“All Eyze On Me,” the life of Tupac Shakur

I had a chance to see he HBO biopic on the life and death of rapper Tupac Shakur (b. 1971; d.1996). It came out a couple of years ago but has been available only on HBO so access has been limited. I wanted to see the film because my son was a fan while in high school in the early ’90s and his mother and I never understood his fascination with a rapper using the language he did to express himself. When challenged, or son always defended Shupac for his social justice message and suggested we “get past” the words he used.

Tupac Shakur (aka 2pac, Pac, and Makaveli) was deeply influenced by his mother, a member of the Black Panther Party, his step-father, a black supremacist, and his biological father, an anti-racism revolutionary. Tupac went to te Baltimore Arts High School and fell in love with Shakespeare, landing a role as Hamlet while a junior. He never played the part because his family moved to Los Angeles.

On the significance of Shakespeare, Shakur once said in an interview:

I love Shakespeare. He wrote some of the rawest stories. I mean
look at “Romeo and Juliet.” That’s some serious ghetto shit. You
got this guy Romeo from the Bloods who falls for Juliet, a female
from the Crips, and everybody in both gangs is against them. So
they have to sneak out and they end up dead for nothing.

His analysis of Macbeth follows the same line.

Tupac started in the music industry at16, as a side man; he went solo at 19. His first album, “2Pacalypse Now,” shows his social consciousness, focused on inner city problems (injustice, poverty, and racism). It went platinum. Music journalist Chuck Phillips called him “brave, wise, and smart, wickedly smart.” Shakur was known for his clever rhymes, impressive rhythms, cadence, attitude, and protest message.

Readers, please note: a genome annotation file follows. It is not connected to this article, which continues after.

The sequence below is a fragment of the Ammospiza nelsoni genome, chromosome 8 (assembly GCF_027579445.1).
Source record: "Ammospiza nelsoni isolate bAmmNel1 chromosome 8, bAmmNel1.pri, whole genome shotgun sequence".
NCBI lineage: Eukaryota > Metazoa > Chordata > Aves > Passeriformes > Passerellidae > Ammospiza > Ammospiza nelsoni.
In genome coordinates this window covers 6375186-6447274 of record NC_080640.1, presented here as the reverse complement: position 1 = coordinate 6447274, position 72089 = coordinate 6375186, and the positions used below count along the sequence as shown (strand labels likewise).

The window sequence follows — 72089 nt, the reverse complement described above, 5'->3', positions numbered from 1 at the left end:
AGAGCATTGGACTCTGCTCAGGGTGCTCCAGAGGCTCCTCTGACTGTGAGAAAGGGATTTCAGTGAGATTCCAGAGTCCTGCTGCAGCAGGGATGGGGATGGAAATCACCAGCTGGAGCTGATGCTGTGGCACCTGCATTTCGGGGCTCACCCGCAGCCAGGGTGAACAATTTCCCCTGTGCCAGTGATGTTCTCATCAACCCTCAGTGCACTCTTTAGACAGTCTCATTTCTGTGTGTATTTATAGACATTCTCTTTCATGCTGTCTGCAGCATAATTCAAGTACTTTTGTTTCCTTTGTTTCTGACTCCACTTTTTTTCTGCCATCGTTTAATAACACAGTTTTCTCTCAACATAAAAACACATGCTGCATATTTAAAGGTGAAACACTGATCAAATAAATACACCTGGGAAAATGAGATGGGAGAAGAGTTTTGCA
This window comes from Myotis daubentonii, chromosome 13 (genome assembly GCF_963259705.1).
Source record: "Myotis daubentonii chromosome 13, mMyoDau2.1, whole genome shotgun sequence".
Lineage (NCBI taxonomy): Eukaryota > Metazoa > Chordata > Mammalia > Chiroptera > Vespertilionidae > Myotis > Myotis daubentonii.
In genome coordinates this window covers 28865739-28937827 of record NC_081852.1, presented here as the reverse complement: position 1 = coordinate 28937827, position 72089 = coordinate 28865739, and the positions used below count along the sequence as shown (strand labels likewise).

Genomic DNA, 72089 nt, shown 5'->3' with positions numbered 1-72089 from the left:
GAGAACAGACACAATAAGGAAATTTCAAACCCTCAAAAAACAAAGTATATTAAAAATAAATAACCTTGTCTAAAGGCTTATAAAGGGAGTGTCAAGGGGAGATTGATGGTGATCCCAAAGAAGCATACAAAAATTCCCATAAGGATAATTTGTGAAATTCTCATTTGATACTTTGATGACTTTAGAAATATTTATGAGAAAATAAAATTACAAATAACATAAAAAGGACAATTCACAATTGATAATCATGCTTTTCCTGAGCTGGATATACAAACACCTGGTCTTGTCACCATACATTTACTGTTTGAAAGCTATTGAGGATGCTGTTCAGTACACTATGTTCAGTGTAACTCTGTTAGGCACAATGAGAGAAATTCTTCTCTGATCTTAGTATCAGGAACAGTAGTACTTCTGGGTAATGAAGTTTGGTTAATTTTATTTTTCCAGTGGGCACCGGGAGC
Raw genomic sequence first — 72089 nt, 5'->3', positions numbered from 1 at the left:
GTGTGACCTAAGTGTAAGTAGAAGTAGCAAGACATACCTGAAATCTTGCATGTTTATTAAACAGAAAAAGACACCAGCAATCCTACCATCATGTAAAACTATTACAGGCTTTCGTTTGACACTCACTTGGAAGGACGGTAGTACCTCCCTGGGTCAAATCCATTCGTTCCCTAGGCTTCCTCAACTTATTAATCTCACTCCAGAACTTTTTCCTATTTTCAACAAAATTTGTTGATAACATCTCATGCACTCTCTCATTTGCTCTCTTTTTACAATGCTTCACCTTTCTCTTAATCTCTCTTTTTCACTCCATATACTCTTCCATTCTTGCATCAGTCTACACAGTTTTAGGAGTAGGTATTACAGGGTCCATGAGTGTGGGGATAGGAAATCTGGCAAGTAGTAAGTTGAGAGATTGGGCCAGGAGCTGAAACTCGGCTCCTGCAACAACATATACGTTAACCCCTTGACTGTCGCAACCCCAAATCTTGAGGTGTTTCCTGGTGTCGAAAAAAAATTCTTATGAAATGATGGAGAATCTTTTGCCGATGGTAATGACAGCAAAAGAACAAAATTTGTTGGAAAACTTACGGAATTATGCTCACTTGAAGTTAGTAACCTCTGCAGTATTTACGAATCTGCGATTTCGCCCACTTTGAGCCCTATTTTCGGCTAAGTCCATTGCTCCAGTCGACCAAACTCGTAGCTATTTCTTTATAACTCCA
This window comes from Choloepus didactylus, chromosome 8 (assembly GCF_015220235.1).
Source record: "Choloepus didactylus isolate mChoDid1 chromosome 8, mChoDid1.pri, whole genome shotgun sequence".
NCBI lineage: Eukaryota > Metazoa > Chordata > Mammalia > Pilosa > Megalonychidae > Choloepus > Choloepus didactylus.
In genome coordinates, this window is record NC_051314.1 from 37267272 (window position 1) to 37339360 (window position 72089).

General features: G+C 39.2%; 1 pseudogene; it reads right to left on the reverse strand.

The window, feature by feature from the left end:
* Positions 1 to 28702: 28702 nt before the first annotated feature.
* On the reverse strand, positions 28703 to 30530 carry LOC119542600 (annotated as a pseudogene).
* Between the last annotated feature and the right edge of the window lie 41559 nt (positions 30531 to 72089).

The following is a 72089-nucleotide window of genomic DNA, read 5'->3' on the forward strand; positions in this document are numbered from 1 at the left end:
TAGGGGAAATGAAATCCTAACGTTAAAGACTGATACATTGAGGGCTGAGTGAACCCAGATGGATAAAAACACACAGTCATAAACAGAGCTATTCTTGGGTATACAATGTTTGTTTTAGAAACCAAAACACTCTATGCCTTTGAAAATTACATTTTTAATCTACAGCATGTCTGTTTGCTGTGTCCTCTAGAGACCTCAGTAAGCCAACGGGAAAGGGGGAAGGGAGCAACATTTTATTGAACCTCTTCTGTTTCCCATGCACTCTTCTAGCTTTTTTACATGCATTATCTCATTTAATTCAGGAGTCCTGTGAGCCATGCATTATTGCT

Tupac had more than his share of problems in his short life. He was brutalized by two cops for jaywalking. He sued for $1 million, won his case, and received $45,000, most of which went to his lawyers. He was involved in a street skirmish in which a six year old took a random bullet to the head and died. The gun was registered to Shakur but he was aquited. He was a ladies man, broke up with a girlfriend, but she seduced him three days later and cried rape (Tupac: “I didn’t rape nobody”); he was found not guilty of rape but was convicted for sexual assault. His sentence: 4-12 years.

Tupac was the first recording artist in history to release an album while in prison. It sold 250,000 copies the first week, setting a record. An old black inmate, a “lifer,” advised him to “survive” rather than get in constant skirmishes with felow inmates. His mother asked him “where’s your spirit?” and said “they can destroy your body but not your mind. Above all, to thine own self be true. Hold your head up.” He ended up serving less than a year of his sentence.

Out of prison he partnered with MC Big to manage the east coast rap scene while Big maneged the west coast. The idea was to reduce the rivalries, mostlyover money, and the subsequent violent conflicts. He was “robbed” and shot five times in the lobby of his studio. He “checked himself out” (i.e., pulled the tubes and IVs) and left the hospital after three days. It was never clear who was responsible for the shooting. Pac never thought it was robbery since the gunmen took his necklace but not his Rollex watch.

In prison Tupac had become interested in philosophy, especially philosophy of war, and military strategy, studying The Prince by Machiavelli (the source of his adding the nickname “Makaveli”), and The Art of War by Sun Tzu. His first album after prison was “The Don Killuminati: the 7 Day Theory.” Followers took it as a stark contrast with his early work. It was seen as emotionally dark, focusing on pain and aggression.

Vice President Dan Quayle lumped Tupac with “gangsta rappers” on national TV, suggesting that the government would put an end to rap due to the vile language. Tupac’s mom: “They’re afraid of your message, not your language. You’re a black leader.” Shakur represented rebellion pure and simple.

While pop music is poetry put to melody, rap is poetry put to rhythm. Tupac Shakur is the most copied MC of all time. Nine of his albums went platinum while he was living, seven more after his death. More than 75,000,000 recordings of Tupac Shakur have sold, and his work is still selling. There are murals of him around the world and statues in both the US and Germany. In 2012 a “hologram” of Tupac Shakur performed in concert with Snoop Dog at the Cochella Music Festival, so his influence –and popularity– continue. Perhaps substantive social criticism stands the test of time while entertainment seeking wealth is fleeting.